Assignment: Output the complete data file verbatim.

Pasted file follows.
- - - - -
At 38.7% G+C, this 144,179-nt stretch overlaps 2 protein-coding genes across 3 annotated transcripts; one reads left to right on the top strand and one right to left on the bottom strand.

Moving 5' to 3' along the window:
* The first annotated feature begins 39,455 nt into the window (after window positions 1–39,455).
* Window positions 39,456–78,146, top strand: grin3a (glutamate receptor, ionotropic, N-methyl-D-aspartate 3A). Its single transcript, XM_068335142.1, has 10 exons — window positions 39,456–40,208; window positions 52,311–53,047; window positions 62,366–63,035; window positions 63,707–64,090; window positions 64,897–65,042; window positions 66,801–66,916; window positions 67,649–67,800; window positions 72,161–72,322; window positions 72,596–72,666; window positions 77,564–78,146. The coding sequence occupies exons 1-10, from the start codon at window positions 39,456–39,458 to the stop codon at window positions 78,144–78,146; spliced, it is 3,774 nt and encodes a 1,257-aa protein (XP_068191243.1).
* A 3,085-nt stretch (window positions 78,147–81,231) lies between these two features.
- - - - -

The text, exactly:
At 38.7% G+C, this 144,179-nt stretch overlaps 2 protein-coding genes across 3 annotated transcripts; one reads left to right on the top strand and one right to left on the bottom strand.

Moving 5' to 3' along the window:
* The first annotated feature begins 39,455 nt into the window (after window positions 1–39,455).
* Window positions 39,456–78,146, top strand: grin3a (glutamate receptor, ionotropic, N-methyl-D-aspartate 3A). Its single transcript, XM_068335142.1, has 10 exons — window positions 39,456–40,208; window positions 52,311–53,047; window positions 62,366–63,035; window positions 63,707–64,090; window positions 64,897–65,042; window positions 66,801–66,916; window positions 67,649–67,800; window positions 72,161–72,322; window positions 72,596–72,666; window positions 77,564–78,146. The coding sequence occupies exons 1-10, from the start codon at window positions 39,456–39,458 to the stop codon at window positions 78,144–78,146; spliced, it is 3,774 nt and encodes a 1,257-aa protein (XP_068191243.1).
* A 3,085-nt stretch (window positions 78,147–81,231) lies between these two features.